Myth: Java not suitable for video games

There seems to be a popular belief that the Java programming language is unsuitable for video game development, often citing either the runtime speed or the “power” of the language.

Today, I’m going to take a stab at putting this myth to bed; it’s not true, and those who tell you otherwise are misinformed and should be listened to only with a healthy grain of salt.

I’m a believer in the concept of “putting up or shutting up” — that is, you should be willing to back up what you say with solid evidence or you should stop saying it — and so I’ll start by providing some evidence to support my claims.  We’ll then take a look at why people might believe this particular myth, and examine some of the reasons Java might still not be suitable for your specific game.

The proof: Java is suitable for video games:

A simple case of proof by contradiction: if there are good quality games programmed using Java, then Java must be suitable for games.  Let’s look at a few notable games created with Java:

  1. RuneScape is a popular Java-based MMORPG which can be played in a web-browser window.  According to Wikipedia the game “has approximately 10 million active accounts, [and] over 200 million accounts created”, whilst this page lists “over 135 million users who have already discovered RuneScape”.  This is a very successful and popular game.
  2. Puzzle Pirates offers both single player-puzzles as well as a MMO puzzle-solving experience, and has over 4 million registered users.  The game is free to play, but offers premium content and subscription-only “oceans” (servers) as in-game purchases.  The game was originally released in 2003 and is still going strong today.  Again, this is a very successful title.
  3. Minecraft is “a game about placing blocks to build anything you can imagine”.  At the time of my writing, according to the official website “36,456,346 people have registered and 6,873,118 people bought the game”.  A stats page is provided on the website.  This game is fairly recent, and is a pretty well known smash-hit success.
  4. Spiral Knights is a newer MMOPRG with attractive graphics which opened to the general public in 2011 and reached 1 million user accounts within 3 months of launch, and has since exceeded 3 million.  The game is free-to-play but offers premium features including the ability to start a guild.
  5. Wurm Online is yet another Java-based MMORPG featuring dynamic, player-constructed worlds, and has been going strong since a beta release in 2003.  This game presents a different experience than more mainstream MMO titles, but has a loyal player-base and is usually able to count the number of online players at any given time in the low thousands.  At the time of my writing there were a little over 3000 paying players currently active, and whilst this is lower than popular commercial MMOs it’s certainly nothing for an indie to scoff at.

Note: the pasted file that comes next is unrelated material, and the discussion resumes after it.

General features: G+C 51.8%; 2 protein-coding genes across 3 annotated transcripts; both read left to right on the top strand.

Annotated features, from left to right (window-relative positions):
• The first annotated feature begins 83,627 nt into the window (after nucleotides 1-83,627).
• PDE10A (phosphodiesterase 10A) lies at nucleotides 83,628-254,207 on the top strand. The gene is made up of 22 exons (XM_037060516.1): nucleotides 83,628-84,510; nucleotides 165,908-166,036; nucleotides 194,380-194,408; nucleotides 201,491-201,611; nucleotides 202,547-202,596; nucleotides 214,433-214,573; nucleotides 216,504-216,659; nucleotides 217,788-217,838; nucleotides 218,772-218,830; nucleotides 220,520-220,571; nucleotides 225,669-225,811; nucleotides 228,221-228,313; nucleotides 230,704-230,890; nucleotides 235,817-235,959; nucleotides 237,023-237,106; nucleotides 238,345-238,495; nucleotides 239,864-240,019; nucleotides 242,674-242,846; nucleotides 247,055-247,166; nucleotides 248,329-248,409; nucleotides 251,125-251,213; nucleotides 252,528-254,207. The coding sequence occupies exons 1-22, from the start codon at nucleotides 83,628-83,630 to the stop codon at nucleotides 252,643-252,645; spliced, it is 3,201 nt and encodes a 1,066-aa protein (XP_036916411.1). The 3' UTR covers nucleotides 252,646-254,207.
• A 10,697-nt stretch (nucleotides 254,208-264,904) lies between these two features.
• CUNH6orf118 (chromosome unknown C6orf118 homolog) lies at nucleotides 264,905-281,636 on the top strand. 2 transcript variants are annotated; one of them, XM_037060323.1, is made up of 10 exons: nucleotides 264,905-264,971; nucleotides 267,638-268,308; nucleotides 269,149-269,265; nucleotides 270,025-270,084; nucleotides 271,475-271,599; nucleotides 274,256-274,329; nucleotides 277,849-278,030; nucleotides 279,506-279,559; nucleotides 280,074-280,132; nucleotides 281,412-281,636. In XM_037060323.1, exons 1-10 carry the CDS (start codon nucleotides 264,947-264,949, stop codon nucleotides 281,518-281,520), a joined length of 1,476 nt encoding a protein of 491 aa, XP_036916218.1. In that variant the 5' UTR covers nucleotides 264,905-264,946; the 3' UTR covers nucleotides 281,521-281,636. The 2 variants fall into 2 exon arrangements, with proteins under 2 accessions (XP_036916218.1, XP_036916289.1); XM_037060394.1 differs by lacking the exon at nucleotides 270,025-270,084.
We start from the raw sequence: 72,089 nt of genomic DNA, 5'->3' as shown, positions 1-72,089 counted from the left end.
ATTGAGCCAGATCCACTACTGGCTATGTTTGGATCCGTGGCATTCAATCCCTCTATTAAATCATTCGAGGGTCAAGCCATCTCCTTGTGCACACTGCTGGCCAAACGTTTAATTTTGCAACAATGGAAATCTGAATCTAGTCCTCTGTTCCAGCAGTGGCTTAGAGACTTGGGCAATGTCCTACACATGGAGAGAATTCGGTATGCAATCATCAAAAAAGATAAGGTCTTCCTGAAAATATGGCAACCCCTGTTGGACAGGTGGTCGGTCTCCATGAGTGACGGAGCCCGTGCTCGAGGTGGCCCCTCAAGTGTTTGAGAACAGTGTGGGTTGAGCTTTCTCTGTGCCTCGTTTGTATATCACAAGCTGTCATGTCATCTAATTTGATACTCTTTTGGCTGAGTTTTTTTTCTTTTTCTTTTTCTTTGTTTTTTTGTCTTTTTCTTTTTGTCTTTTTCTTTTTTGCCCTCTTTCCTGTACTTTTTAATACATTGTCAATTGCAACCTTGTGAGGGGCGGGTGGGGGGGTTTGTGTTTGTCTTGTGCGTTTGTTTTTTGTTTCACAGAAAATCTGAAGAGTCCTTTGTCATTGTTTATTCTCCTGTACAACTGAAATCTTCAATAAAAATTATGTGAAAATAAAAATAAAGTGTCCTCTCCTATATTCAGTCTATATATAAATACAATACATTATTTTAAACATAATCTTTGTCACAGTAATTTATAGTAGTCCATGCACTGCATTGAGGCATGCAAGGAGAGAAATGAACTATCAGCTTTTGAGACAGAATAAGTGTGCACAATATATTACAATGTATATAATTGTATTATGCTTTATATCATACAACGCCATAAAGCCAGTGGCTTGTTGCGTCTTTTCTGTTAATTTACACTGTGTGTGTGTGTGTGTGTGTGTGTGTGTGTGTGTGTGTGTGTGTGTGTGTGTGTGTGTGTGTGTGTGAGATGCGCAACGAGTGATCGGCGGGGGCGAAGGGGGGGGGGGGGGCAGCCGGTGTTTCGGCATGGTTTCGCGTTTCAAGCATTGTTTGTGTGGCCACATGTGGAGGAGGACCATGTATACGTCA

Given these examples, it seems blindingly obvious that Java is suitable for at least some games.  There’s nothing about the language or platform that prevented these games from being very successful.  So…

Why do some people think Java is unsuitable?

There are a couple of reasons this particular myth came to be commonly believed.

The first is historical.  Java used to be pretty terrible for creating any non-trivial game.  The code was interpreted (newer versions benefit from JIT compilation) and there were therefore serious performance concerns.  There also weren’t as many libraries for would-be game creators as more popular choices such as C and C++ provided.

Secondly because Java — like any programming language — isn’t suitable for all games and some people unfortunately take that a little too far and decide that Java must not be suitable for any games.  There aren’t a lot of professional games (excluding the more recently popular Android platform) written in Java, and so many falsely conclude that hobbyist and indie developers should not use it either.

Thirdly Java is taught as an introductory programming language at many colleges and universities, often poorly, or well but not to a great extent, and so there are many bad or mediocre would-be programmers out in the world creating bad examples of software written in Java.  Any programming language will look bad if you examine poorly written software created with it, and unfortunately there is a highly visible wealth of such examples available for Java.  This should not reflect on what can be achieved if the language is used well, as in the examples given above.

Is Java suitable for your game?

Personal preference plays a huge part in the smart selection of tools and programming languages.  Many people — myself included —  simply don’t really like Java, and if you are one of those people then Java will not likely be a good choice for your next project.

Assuming you don’t have a dislike for the language you should next examine the libraries available to help achieve your goal.  What sort of game are you making, and are there libraries available to a Java programmer which will help make your life easier?  If there are, then you can consider Java as a good potential candidate for your project; if not, you may wish to look elsewhere.

Hopefully this helps to clear up some misconceptions about the suitability of Java.  Like any programming language, it isn’t for everyone, and it certainly isn’t suitable for all projects, but in the majority of cases it simply doesn’t deserve the bad reputation.  Be on the lookout for follow-up articles over the next week or two on why I personally prefer to avoid Java, and a look at some of the resources available to those who want to create their next game using the language.